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By concerned (anonymous) | Posted September 12, 2012 at 07:59:11

Anyone who can't concede that the one way streets pictured aren't infinitely better than what we have now without crippling vehicular traffic just isn't ready to debate honestly

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By seancb (registered) - website | Posted September 12, 2012 at 09:13:53

If we could get a two way bike lane from mcmaster to gage park on main, with street parking and de-timed lights in the off hours, I would accept keeping it one way (and would even tolerate timed lights during rush hour)

maybe a solution like this is more palatable

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By jason (registered) | Posted September 12, 2012 at 09:21:06

I'm guessing long term we will see a mix of one-ways and two-ways like Montreal, Vancouver etc.... Virtually all N/S streets could go two-way easily: Queen (although I might like the two-way bike path idea here), Bay, Victoria, Wellington, Wentworth, Sanford etc.... and obviously all the small, useless ones like Park, Catharine etc.... Some E/W streets could also be converted such as Herkimer west of Queen, Hunter. I could see Wilson being two-way entirely, King housing LRT and perhaps Main and Cannon with this bike-path/one-way configuration.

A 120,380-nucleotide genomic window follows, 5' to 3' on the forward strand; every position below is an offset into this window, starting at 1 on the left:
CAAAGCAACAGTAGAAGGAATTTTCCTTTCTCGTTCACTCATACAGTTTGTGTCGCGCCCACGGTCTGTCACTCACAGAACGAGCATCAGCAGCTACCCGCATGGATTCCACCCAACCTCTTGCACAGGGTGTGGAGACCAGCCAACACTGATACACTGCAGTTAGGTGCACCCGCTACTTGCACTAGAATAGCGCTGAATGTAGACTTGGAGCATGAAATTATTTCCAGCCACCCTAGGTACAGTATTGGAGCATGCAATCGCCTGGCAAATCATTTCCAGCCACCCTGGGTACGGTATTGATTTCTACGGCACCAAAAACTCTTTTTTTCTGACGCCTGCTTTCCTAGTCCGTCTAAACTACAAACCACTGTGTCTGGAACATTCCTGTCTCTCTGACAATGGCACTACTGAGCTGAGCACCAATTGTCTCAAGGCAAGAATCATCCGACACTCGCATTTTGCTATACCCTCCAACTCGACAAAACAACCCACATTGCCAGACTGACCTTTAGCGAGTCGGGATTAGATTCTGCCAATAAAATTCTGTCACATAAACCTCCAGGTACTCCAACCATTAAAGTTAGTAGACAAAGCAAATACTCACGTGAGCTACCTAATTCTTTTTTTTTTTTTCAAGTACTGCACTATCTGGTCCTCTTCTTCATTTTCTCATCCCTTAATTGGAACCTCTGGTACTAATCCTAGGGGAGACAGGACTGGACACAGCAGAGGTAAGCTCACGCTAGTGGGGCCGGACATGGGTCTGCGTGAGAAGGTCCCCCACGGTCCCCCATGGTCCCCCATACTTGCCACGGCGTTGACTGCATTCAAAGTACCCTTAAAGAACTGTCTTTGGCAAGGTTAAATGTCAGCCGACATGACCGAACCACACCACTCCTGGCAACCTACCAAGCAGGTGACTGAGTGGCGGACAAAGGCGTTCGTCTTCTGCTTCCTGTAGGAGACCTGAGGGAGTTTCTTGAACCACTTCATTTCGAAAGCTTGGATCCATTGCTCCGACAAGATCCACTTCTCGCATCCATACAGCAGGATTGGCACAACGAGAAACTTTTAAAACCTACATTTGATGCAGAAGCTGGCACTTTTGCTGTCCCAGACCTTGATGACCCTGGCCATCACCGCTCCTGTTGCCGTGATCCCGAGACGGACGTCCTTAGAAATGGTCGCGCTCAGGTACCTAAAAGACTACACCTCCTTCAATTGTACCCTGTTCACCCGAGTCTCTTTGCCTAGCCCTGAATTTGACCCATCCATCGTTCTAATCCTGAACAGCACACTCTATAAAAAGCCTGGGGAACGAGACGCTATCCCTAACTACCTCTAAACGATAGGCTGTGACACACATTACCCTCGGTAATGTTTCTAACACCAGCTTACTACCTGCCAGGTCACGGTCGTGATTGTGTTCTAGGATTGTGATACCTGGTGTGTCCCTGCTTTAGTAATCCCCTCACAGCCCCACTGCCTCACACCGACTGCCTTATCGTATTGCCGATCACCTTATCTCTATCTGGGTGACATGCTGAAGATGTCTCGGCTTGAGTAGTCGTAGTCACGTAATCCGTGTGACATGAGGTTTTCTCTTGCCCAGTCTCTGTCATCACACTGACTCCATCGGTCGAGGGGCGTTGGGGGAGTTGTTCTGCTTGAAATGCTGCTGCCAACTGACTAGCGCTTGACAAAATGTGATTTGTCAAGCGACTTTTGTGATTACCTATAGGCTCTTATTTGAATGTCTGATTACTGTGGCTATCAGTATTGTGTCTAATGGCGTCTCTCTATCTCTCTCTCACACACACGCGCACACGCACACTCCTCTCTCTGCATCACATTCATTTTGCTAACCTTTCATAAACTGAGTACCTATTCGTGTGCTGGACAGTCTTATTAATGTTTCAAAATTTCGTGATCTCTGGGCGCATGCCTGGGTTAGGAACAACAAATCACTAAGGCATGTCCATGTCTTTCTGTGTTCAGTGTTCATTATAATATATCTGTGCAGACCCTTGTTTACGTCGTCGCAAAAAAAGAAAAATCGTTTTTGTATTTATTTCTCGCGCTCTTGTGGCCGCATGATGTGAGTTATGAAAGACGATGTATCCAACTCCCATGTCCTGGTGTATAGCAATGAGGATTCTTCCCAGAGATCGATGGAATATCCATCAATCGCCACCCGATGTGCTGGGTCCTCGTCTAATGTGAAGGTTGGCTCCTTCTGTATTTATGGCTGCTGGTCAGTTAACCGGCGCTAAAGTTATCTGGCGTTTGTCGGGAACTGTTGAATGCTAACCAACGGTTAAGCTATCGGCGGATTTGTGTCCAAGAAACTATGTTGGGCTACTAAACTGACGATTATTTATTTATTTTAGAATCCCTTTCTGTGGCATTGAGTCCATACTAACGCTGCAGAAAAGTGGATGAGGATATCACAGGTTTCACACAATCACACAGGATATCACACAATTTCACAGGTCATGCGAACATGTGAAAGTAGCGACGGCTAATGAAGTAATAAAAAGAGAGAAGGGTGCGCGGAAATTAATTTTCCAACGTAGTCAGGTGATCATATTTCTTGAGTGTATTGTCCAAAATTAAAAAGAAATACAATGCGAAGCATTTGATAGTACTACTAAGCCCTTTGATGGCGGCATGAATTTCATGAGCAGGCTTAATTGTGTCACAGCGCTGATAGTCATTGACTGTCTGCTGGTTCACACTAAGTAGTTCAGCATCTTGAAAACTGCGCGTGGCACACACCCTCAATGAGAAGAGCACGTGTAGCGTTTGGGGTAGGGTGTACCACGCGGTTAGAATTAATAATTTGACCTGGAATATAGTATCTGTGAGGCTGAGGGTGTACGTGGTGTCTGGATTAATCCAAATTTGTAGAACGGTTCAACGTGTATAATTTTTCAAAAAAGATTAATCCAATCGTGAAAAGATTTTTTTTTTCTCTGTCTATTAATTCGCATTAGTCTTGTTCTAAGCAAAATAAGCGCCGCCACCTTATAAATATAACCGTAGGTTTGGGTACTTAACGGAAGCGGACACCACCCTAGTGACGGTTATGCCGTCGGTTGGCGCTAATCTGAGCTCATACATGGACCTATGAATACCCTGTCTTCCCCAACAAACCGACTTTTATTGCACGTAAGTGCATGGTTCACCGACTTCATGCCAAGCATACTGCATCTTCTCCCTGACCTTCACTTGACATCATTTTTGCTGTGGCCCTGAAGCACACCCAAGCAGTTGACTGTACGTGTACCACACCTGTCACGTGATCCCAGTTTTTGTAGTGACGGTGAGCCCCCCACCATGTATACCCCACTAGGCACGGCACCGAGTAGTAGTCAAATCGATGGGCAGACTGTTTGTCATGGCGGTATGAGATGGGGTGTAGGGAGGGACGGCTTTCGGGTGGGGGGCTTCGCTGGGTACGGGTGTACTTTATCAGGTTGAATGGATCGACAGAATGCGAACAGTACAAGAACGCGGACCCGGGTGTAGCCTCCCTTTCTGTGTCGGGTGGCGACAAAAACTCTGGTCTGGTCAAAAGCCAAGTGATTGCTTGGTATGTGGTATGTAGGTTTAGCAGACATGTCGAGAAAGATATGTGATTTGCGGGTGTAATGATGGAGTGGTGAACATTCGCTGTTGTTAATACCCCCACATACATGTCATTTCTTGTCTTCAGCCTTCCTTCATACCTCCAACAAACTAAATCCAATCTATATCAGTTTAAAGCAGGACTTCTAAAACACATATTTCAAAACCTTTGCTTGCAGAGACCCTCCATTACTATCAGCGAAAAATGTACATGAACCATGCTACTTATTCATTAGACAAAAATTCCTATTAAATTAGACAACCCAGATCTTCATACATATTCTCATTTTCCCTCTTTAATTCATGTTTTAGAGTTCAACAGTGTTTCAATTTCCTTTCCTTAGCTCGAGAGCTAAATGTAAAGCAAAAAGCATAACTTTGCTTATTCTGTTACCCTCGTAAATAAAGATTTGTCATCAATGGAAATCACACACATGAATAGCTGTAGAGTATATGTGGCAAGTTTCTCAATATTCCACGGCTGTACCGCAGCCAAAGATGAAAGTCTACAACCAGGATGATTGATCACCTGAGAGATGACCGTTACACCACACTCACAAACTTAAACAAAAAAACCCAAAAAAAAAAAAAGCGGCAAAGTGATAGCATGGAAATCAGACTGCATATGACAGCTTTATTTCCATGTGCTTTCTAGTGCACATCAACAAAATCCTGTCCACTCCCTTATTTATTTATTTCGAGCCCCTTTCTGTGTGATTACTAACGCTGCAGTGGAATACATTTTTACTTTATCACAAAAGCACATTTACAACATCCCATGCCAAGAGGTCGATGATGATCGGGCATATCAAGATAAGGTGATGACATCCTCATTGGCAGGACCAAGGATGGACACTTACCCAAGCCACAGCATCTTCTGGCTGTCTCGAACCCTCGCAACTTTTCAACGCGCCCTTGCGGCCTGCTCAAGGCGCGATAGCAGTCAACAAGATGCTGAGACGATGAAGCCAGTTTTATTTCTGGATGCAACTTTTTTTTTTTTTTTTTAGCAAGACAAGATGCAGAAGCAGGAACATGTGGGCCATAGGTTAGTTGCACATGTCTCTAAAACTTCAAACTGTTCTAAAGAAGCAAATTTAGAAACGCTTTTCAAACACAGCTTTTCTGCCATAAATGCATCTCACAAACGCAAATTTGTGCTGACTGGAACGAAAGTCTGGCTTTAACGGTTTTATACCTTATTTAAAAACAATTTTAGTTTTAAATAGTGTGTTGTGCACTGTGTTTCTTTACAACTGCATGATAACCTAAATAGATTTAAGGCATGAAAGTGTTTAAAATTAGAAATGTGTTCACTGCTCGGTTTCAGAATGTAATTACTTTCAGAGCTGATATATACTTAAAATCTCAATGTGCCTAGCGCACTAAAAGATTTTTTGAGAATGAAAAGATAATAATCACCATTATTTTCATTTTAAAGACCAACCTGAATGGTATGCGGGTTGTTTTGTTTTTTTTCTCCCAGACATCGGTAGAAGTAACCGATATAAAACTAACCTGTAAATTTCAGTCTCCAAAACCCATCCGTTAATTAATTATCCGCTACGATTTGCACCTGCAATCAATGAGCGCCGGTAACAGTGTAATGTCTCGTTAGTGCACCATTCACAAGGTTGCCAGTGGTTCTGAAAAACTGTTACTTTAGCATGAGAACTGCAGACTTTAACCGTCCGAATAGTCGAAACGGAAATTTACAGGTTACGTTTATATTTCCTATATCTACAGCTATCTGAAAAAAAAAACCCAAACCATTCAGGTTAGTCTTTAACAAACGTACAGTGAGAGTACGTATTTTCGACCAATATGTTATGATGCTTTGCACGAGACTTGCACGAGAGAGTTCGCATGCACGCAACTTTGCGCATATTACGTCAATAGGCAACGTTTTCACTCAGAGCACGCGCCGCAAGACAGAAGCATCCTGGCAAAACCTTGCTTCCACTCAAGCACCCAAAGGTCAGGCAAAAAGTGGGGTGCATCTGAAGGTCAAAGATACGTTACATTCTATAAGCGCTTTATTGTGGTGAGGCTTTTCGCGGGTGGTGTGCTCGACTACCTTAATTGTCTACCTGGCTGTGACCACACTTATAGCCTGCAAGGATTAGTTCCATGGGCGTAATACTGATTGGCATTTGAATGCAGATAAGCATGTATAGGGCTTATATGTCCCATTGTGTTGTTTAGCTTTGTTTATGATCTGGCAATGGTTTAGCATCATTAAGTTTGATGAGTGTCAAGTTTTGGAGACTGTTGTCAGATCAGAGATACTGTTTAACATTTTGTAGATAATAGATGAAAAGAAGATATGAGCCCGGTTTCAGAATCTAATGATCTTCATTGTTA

I'm trying to make sure that complete streets aren't lost in the discussion. Turning Main from a speeding 5 lane one way to a speeding 5 lane two-way doesn't appeal much to me.

And we're going to have to show the suburbs (apparently, even though it never works the other way around when they make changes to their road networks) that a renewed quality of life downtown and in Code Red will enhance our economy, assist poverty reduction, increase economic activity, and therefore make downtown and it's social costs less dependent on suburban assistance (again, a perception that exists around Hamilton).

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By Benefact (anonymous) | Posted September 12, 2012 at 09:30:24 in reply to Comment 80861

Turn lanes complicate things a bit, but they're just a challenge, not a barrier. Main West west of Longwood manages decently well.

Also wider sidewalks, please.

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By Pxtl (registered) - website | Posted September 12, 2012 at 09:32:57

anything with three active lanes in a single direction is a highway. Look at Main Street in Westdale. The difference is that Main Steet generally sports wide sidewalks and grassy boulevards to keep traffic away from pedestrians, and most of the things along Main are plazas and the hospital and the university... not a streetwall or homes. But still, it's obviously a highway.

The reverse is also true. King is 1-way with synchronized lights through the International Village, but that's not a highway. It's only two traveling lanes. And besides that, even if it was the parking bump-outs and wide sidewalks keep the traffic away from pedestrians.